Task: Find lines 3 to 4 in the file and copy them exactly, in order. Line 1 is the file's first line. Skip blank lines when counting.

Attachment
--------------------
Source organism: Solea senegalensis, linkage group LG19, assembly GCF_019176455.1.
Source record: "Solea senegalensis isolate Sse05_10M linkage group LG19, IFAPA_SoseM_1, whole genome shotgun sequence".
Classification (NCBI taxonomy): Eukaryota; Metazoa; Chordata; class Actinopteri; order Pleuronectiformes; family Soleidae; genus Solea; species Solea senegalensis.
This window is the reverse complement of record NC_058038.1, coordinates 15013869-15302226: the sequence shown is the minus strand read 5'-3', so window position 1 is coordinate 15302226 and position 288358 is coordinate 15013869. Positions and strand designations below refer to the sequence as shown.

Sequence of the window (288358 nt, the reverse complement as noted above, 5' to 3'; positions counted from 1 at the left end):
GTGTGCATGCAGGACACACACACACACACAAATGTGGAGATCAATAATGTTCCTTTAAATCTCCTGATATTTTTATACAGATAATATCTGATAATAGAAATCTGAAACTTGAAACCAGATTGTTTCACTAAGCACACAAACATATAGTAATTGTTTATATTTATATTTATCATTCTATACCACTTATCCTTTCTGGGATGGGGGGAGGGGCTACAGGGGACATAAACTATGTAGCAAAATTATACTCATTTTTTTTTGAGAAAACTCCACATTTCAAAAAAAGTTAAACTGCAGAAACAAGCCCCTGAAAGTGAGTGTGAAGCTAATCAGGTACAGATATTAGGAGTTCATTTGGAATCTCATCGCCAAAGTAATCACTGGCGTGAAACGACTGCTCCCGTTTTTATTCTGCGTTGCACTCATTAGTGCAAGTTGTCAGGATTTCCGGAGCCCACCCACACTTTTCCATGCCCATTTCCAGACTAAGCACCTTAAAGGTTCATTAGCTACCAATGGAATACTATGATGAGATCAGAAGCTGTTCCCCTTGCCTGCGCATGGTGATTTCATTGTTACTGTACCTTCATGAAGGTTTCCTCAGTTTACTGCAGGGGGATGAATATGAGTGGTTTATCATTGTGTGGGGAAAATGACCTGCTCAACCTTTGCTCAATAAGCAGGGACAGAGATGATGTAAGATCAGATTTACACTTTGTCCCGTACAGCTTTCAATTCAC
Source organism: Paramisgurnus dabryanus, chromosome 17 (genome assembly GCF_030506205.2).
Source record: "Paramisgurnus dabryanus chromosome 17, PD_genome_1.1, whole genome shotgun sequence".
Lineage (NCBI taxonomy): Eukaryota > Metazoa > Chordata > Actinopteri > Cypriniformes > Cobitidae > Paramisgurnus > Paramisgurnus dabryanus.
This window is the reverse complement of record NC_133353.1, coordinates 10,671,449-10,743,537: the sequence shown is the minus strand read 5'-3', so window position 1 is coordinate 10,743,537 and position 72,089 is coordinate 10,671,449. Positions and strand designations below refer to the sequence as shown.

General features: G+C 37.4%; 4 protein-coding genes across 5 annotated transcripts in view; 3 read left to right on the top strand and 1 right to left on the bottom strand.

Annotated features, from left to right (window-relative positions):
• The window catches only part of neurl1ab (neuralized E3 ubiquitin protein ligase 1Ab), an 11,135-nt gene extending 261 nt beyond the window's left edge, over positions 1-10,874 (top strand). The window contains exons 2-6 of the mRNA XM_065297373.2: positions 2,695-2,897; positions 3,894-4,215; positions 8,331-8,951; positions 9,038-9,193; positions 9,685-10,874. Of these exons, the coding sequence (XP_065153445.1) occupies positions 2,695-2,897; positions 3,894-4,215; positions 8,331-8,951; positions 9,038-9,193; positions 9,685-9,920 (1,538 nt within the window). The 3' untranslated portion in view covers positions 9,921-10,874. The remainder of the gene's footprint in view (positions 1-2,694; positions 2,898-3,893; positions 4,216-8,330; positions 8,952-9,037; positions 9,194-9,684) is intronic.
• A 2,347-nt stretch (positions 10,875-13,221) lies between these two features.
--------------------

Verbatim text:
Classification (NCBI taxonomy): Eukaryota; Metazoa; Chordata; class Actinopteri; order Pleuronectiformes; family Soleidae; genus Solea; species Solea senegalensis.
This window is the reverse complement of record NC_058038.1, coordinates 15013869-15302226: the sequence shown is the minus strand read 5'-3', so window position 1 is coordinate 15302226 and position 288358 is coordinate 15013869. Positions and strand designations below refer to the sequence as shown.